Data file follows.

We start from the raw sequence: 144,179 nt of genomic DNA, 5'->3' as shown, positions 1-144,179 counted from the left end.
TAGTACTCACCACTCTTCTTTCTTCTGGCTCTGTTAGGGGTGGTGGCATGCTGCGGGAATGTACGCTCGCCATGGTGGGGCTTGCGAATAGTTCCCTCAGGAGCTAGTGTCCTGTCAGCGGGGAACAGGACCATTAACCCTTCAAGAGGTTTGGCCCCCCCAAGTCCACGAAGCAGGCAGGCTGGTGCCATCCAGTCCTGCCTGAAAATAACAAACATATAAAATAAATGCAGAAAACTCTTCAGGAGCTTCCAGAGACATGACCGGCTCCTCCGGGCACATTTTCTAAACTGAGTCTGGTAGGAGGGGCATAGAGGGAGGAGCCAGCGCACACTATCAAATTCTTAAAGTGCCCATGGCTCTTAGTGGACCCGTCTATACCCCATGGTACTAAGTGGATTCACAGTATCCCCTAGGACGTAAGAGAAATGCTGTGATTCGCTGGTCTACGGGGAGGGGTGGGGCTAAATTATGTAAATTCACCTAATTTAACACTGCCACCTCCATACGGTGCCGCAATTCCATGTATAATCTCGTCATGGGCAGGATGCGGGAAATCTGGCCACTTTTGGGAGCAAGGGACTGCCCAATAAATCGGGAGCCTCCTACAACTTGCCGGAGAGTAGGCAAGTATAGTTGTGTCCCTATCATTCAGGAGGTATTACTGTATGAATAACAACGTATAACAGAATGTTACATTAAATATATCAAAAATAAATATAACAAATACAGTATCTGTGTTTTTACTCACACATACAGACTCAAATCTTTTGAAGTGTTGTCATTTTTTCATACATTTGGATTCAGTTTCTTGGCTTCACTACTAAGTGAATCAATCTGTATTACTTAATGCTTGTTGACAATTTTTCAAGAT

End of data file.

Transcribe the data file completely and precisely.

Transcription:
We start from the raw sequence: 144,179 nt of genomic DNA, 5'->3' as shown, positions 1-144,179 counted from the left end.
TAGTACTCACCACTCTTCTTTCTTCTGGCTCTGTTAGGGGTGGTGGCATGCTGCGGGAATGTACGCTCGCCATGGTGGGGCTTGCGAATAGTTCCCTCAGGAGCTAGTGTCCTGTCAGCGGGGAACAGGACCATTAACCCTTCAAGAGGTTTGGCCCCCCCAAGTCCACGAAGCAGGCAGGCTGGTGCCATCCAGTCCTGCCTGAAAATAACAAACATATAAAATAAATGCAGAAAACTCTTCAGGAGCTTCCAGAGACATGACCGGCTCCTCCGGGCACATTTTCTAAACTGAGTCTGGTAGGAGGGGCATAGAGGGAGGAGCCAGCGCACACTATCAAATTCTTAAAGTGCCCATGGCTCTTAGTGGACCCGTCTATACCCCATGGTACTAAGTGGATTCACAGTATCCCCTAGGACGTAAGAGAAATGCTGTGATTCGCTGGTCTACGGGGAGGGGTGGGGCTAAATTATGTAAATTCACCTAATTTAACACTGCCACCTCCATACGGTGCCGCAATTCCATGTATAATCTCGTCATGGGCAGGATGCGGGAAATCTGGCCACTTTTGGGAGCAAGGGACTGCCCAATAAATCGGGAGCCTCCTACAACTTGCCGGAGAGTAGGCAAGTATAGTTGTGTCCCTATCATTCAGGAGGTATTACTGTATGAATAACAACGTATAACAGAATGTTACATTAAATATATCAAAAATAAATATAACAAATACAGTATCTGTGTTTTTACTCACACATACAGACTCAAATCTTTTGAAGTGTTGTCATTTTTTCATACATTTGGATTCAGTTTCTTGGCTTCACTACTAAGTGAATCAATCTGTATTACTTAATGCTTGTTGACAATTTTTCAAGAT